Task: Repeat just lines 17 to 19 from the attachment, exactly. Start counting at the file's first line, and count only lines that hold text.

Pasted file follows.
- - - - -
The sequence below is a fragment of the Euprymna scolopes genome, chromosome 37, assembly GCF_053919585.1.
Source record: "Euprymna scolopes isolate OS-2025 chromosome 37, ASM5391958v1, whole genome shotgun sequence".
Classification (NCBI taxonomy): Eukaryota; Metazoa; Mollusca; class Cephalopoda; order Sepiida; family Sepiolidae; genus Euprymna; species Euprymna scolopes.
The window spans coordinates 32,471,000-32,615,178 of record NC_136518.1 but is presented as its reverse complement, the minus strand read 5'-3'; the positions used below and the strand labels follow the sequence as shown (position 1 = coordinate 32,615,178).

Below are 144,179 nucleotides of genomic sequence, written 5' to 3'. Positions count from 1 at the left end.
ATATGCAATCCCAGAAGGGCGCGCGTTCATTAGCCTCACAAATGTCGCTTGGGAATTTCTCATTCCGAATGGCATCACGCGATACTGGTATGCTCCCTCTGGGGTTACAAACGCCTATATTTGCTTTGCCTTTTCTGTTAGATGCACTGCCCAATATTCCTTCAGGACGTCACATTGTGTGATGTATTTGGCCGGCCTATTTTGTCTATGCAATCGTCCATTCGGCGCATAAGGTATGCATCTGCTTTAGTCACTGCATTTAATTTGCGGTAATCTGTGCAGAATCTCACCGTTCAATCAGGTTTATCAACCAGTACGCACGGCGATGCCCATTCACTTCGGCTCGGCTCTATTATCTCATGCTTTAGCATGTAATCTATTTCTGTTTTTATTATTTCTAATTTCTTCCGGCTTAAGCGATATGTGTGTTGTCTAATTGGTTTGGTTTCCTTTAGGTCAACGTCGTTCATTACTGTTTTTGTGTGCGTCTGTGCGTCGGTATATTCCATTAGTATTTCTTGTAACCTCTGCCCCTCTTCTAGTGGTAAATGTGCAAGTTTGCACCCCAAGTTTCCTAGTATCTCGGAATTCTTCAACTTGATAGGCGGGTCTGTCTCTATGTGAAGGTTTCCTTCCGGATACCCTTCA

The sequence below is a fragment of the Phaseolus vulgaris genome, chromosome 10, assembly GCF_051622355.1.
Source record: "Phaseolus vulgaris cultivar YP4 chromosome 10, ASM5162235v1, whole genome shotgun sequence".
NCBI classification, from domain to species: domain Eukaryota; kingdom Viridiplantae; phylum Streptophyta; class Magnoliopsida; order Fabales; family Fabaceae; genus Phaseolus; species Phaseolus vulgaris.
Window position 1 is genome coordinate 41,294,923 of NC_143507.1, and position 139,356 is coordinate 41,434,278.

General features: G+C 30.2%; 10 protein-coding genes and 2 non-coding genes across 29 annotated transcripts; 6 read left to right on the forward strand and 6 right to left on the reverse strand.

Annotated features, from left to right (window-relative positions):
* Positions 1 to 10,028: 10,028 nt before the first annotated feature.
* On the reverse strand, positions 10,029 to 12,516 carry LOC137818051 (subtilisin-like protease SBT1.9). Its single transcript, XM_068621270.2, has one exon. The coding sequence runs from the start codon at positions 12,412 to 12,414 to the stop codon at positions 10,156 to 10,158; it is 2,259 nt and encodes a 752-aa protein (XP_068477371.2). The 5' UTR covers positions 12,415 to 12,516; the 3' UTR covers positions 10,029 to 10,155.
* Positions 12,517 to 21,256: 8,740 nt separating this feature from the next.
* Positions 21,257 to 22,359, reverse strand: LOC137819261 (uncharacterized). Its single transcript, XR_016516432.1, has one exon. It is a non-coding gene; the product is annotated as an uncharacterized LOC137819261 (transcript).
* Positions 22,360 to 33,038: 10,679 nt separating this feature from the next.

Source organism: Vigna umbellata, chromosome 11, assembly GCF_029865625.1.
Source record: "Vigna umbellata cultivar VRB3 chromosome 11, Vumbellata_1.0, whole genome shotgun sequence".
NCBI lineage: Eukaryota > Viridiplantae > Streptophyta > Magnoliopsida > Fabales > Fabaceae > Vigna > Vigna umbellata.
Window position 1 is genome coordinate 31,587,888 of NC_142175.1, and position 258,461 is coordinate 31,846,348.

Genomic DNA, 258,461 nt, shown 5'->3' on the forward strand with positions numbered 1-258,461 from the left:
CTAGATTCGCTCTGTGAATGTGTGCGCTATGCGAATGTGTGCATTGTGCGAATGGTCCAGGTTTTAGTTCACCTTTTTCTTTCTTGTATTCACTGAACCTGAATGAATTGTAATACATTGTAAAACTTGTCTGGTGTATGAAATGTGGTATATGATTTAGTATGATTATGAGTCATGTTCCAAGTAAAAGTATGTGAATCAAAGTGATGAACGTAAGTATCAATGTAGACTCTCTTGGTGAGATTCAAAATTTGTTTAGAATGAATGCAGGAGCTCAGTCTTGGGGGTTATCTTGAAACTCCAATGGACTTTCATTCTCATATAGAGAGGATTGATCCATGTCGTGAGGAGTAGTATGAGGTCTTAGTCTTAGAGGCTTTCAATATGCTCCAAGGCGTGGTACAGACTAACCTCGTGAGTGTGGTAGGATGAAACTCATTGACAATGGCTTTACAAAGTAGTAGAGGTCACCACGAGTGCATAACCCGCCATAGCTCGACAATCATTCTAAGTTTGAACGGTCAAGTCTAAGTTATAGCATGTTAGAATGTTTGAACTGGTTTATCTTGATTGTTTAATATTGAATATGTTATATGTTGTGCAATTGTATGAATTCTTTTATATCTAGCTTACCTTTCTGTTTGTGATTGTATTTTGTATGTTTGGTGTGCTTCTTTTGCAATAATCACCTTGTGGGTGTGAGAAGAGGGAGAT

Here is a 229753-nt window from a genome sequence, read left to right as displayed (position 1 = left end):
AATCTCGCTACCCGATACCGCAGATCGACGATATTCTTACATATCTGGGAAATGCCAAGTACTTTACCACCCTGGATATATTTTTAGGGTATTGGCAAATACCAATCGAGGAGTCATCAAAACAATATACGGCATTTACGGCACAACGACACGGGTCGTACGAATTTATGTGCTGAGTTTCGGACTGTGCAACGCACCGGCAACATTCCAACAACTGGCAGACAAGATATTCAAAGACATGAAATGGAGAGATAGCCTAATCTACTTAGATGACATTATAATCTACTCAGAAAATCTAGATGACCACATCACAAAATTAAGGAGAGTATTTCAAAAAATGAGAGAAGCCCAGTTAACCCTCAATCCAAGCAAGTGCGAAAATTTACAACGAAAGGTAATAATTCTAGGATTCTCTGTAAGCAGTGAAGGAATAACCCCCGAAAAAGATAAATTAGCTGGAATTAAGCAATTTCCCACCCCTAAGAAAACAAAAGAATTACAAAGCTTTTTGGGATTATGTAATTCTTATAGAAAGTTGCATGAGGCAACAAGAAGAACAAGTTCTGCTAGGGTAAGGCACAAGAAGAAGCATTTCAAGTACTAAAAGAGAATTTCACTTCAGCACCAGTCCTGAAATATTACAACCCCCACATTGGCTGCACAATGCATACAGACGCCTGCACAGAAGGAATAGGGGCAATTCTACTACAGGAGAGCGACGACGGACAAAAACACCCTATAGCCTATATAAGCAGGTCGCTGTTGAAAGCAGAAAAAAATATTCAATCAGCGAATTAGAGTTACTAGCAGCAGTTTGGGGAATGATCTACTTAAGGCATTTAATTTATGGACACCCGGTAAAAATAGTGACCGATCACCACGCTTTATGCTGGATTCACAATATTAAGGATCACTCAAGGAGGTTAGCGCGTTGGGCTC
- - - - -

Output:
* Positions 22,360 to 33,038: 10,679 nt separating this feature from the next.

Source organism: Vigna umbellata, chromosome 11, assembly GCF_029865625.1.
Source record: "Vigna umbellata cultivar VRB3 chromosome 11, Vumbellata_1.0, whole genome shotgun sequence".